See also:present exists to the north, points to t3eneral its construction under the same conditions of upheaval conformaand subsequent denudation as are
See also:common to the western don .
See also:Himalaya and the whole of the trans-
See also:Indus borderland . Its upheaval above the great sea which submerged all the north-west of the
See also:Indian peninsula long after the Himalaya had massed itself as a formidable mountain chain, belongs to a comparatively
See also:recent geologic
See also:period, and the same thrust upwards'of vast masses of cretaceous
See also:limestone has disturbed the overlying recent beds of shale and
See also:clays with very similar results to those which have left so marked an impress on the Baluch frontier . Successive flexures or ridges are ranged in more or less parallel lines, and from between the bands of hard, unyielding rock of older formation the soft beds of recent shale have been washed out, to be carried through the enclosing ridges by rifts which break across their axes . The Hindu Kush is, in fact, but the
See also:face of a great upheaved mass of
See also:land lying beyond it northwards, just as the Himalaya forms the southern face of the great central table-land of
See also:Tibet, and its general physiography, exhibiting long, narrow, lateral valleys and transverse lines of " antecedent " drainage, is XII !. 17 II similar .
There are few passes across the southernsection of the Hindu Kush (and this section is, from the politico-
See also:geographical point of view, more important to India than the whole Himalayan system) which have not to surmount a succession of crests or ridges as they
See also:cross from Afghan Turkestan to Afghanistan . The exceptions are, of course, notable, and have played an important
See also:part in the military
See also:history of Asia from time immemorial . From a little ice-bound lake called Gaz Kul, or Karambar, which lies on the crest of the Hindu Kush near its northern origin at the head of the Taghdumbash Pamir, two very important river systems (those of Chitral and Hunza) are believed to originate . The lake really lies on the
See also:watershed between the two, and is probably a glacial relic . Its contribution to either
See also:infant stream appears to depend on conditions of overflow determined by the blocking of ice masses towards one end . It marks the commencement of the water-divide which primarily separates the
See also:basin from that of the Yashkun, or Chitral, river, and subsequently divides the drainage of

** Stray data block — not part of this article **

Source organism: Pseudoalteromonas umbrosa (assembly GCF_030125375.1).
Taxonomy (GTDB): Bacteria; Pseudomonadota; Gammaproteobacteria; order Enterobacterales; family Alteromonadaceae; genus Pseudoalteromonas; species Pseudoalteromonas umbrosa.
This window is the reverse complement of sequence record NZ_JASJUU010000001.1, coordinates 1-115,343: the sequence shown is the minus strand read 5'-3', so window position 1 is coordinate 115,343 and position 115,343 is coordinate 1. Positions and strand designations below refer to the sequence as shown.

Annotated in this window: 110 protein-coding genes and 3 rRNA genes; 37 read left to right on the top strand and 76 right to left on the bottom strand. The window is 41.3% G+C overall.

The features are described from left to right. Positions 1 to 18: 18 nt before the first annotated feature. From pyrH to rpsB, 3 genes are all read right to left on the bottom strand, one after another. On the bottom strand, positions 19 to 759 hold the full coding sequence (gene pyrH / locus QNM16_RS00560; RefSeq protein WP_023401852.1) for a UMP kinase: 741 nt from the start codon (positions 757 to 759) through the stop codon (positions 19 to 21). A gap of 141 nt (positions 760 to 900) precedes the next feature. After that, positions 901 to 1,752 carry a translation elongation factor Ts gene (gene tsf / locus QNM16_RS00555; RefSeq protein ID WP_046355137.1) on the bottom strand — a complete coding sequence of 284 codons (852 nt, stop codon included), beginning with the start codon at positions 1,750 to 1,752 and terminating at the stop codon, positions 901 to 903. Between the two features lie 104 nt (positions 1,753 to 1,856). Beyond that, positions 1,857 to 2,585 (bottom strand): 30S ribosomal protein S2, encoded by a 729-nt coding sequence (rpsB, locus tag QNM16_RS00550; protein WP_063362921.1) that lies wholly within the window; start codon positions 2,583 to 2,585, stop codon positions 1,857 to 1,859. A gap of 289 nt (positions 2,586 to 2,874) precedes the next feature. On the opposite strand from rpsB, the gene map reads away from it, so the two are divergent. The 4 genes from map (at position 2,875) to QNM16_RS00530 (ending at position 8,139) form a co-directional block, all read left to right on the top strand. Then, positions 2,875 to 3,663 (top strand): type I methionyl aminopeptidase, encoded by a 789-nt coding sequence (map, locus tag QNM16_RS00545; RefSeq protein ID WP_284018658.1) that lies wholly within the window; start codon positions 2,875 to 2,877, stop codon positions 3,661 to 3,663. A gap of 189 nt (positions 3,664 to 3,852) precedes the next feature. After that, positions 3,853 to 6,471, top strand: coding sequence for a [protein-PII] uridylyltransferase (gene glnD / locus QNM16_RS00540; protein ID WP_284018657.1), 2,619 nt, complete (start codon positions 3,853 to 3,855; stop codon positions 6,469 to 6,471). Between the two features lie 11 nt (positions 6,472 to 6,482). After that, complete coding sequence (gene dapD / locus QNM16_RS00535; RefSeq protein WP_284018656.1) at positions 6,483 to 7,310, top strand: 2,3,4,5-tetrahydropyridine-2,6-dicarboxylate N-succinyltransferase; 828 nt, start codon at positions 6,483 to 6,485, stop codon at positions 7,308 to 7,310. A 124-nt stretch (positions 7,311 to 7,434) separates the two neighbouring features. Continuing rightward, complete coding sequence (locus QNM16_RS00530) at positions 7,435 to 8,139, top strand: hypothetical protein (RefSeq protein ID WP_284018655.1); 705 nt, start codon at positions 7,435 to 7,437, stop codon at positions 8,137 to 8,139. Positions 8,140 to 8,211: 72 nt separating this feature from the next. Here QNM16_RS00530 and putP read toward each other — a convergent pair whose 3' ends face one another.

See also:Swat and
See also:Bajour from that of the Chitral (or
See also:Kunar) . The Yashkun-Chitral-Kunar river (it is called by all three names) is the longest affluent of the Kabul, and it is in many respects a more important river than the Kabul . Throughout its length it is closely flanked on its left
See also:bank by this main water-divide, which is called Moshabar or Shandur in its northern sections, and owns a great variety of names where it divides Bajour from the Kunar valley . It is this range, crowned by peaks of 22,000 ft. altitude and maintaining an
See also:elevation of some Io,000 ft. throughout its length of 250 m., that is the real barrier of the north—not the Hindu Kush itself . Across it, at its head, are the glacial passes which lead to the
See also:foot of the Baroghil . Of these Darkot, with a glacial
See also:staircase on each side, is typical . (See GILGIT.) Those passes (the Kilikand Mintaka) from the Pamir regions, which lead into the rocky gorges and defiles of the upper affluents of the Hunza to the east of the Darkot, belong rather to the Murtagh system than to the Hindu Kush .
Other passes across this important water-divide are the Shandur (12,250 ft.), between Gilgit and Mastuj; the Lowarai (10,450 ft.), between the Panjkora and Chitral valleys; and farther south certain
See also:lower crossings which once formed part of the great
See also:highway between Kabul and India . Deep down in the trough of the Chitral river, about midway between its source and its junction with the Kabul at Jalalabad, is Chitral the
See also:village and fort of Chitral (q.v.) . Facing Chitral, on the right bank of the river, and extending for some 7o m. from the Hindu Kush, is the lofty snow-clad spur of the Hindu Kush known as Shawal, across which one or two difficult passes lead into the Bashgol valley of Kafiristan . This spur carries the boundary of Afghanistan southwards to Arnawai (some 5o m. below Chitral), where it crosses the river to the long Shandur watershed . South of Arnawai the Kunar valley becomes a part of Afghanistan (see KUNAR) . The value of Chitral as an outpost of
See also:British India may be best gauged by its geographical position . It is about Too m . (
See also:direct map measurement) from the outpost of Russia at Langar Kisht on the river Panja, with the Dorah pass across the Hindu Kush intervening . The Dorah may be said to be about